For three games in a row, the Flames played better hockey in front of Rittich then Smith. 17 against is probably one of their lowest of the year. Yes, Vancouver is depleted, but still only 17 shots. I have assumed they are protecting their rookie goalie, but yesterday I wondered if Smith’s style as a 3rd D leads to them getting into a more offensive mind set and opening up more. Rittich plays a conservative, typical style not wondering from his crease (and aside from the near gift to Dowd not attempting to clear the puck himself). Could the D still not be used to Smith’s style and that lead to more shots against. Any thoughts??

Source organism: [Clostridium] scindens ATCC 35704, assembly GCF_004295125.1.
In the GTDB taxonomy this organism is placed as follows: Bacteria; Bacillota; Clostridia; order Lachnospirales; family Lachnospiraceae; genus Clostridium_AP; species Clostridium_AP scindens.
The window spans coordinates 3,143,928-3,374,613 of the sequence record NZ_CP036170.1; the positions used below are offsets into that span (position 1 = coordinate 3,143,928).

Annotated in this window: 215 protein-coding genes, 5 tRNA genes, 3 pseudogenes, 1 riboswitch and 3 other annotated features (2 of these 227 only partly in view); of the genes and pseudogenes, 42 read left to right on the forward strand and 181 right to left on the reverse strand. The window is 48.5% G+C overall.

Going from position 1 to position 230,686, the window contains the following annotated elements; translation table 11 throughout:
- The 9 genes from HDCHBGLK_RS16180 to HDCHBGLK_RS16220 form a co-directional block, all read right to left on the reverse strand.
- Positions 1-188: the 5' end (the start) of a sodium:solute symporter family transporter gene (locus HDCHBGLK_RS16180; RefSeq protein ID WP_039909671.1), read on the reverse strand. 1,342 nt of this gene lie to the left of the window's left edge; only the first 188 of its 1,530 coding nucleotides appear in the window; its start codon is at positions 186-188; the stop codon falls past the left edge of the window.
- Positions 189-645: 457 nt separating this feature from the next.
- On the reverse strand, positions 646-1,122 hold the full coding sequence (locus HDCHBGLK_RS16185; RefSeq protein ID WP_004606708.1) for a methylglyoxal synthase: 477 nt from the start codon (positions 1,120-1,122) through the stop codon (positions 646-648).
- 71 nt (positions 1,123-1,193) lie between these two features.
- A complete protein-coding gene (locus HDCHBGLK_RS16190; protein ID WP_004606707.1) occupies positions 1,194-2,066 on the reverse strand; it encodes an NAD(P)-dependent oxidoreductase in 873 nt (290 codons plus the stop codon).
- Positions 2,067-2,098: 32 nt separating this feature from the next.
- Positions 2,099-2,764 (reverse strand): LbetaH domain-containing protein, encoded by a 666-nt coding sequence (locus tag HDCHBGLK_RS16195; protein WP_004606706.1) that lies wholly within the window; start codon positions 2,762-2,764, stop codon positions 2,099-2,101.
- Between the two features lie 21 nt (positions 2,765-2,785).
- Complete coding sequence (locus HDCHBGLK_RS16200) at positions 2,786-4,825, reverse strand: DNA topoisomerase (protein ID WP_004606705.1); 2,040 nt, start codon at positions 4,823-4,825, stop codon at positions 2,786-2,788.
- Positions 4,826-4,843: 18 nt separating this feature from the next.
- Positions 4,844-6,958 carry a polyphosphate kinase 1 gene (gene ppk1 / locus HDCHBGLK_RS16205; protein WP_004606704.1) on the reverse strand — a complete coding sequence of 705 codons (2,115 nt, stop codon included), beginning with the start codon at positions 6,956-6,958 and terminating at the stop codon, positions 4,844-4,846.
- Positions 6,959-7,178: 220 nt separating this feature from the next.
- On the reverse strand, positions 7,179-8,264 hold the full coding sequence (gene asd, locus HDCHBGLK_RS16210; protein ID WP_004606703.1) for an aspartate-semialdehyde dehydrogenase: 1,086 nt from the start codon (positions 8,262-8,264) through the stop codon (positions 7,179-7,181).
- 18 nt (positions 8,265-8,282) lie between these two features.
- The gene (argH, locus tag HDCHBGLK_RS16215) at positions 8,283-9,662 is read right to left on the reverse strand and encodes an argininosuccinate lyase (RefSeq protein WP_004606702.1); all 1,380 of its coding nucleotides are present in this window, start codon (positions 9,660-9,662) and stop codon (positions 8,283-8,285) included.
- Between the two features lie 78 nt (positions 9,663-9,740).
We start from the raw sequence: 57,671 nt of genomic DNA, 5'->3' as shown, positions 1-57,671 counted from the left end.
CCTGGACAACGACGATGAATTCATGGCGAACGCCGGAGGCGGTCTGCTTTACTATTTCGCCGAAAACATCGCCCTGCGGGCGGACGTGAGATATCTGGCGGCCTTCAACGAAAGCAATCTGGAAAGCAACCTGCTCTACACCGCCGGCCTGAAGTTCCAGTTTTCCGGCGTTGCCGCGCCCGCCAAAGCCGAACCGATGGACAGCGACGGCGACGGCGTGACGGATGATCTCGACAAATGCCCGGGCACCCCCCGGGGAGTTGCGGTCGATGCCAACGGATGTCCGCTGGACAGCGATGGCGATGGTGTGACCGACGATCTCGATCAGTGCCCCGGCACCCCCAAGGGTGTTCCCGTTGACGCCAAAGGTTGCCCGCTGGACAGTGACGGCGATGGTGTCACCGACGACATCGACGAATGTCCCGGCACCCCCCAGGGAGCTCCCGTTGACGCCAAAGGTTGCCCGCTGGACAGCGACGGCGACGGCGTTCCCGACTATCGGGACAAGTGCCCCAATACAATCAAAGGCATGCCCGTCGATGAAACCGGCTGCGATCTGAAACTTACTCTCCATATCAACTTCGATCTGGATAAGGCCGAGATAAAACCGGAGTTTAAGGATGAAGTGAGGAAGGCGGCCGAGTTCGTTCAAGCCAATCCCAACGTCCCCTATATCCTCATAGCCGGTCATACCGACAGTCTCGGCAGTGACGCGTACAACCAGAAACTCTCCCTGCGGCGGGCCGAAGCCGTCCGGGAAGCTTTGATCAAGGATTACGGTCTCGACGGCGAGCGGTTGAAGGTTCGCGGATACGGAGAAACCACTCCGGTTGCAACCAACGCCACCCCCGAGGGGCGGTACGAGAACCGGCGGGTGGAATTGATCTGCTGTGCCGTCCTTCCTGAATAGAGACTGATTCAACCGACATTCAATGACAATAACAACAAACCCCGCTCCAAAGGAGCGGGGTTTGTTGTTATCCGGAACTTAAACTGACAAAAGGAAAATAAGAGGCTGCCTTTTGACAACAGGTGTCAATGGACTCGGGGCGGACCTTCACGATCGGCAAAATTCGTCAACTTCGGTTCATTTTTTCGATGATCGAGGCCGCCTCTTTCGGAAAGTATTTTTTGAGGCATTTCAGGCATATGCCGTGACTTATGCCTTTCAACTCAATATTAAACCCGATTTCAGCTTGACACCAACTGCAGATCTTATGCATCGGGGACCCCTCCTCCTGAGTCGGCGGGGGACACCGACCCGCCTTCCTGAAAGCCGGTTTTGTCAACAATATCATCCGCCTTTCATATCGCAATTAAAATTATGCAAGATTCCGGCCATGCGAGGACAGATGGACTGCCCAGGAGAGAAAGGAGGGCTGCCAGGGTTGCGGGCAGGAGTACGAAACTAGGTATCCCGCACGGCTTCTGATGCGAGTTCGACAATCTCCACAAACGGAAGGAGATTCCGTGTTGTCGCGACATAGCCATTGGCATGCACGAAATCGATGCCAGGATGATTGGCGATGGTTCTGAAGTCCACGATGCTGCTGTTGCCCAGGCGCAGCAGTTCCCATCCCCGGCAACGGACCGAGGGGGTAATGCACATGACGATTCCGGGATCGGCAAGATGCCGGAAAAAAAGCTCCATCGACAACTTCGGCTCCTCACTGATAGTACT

• Jessemadnote

    I’m very intrigued by the Tkachuk – Ferland swap.

    First of all, I think the 3M line becoming the 3 Mike line would be a natural transition for us as fans, second I don’t think it would be that big of a down grade. Ferland has shown some defensive ability and a willingness to take whatever role he’s given.

    But what I’m really intrigued by is Tkachuk with those plush offensive zone starts, digging for Mony and Johnny like he did for Marner and Dvorak. I think it has the possiblity to pay huge dividends.

  • buts

    Even tho it was a bad nucks team the flames played very well. So GG puts MT with jonny and monny and they look good…..surprise. GG only put TB on the pp for a few seconds and the PP looked better. Man its so frustrating but hopefully GG will get the roster a lines right. Maybe Rittich should start Wednesday and give Smith a rest. Boy the canucks looked bad.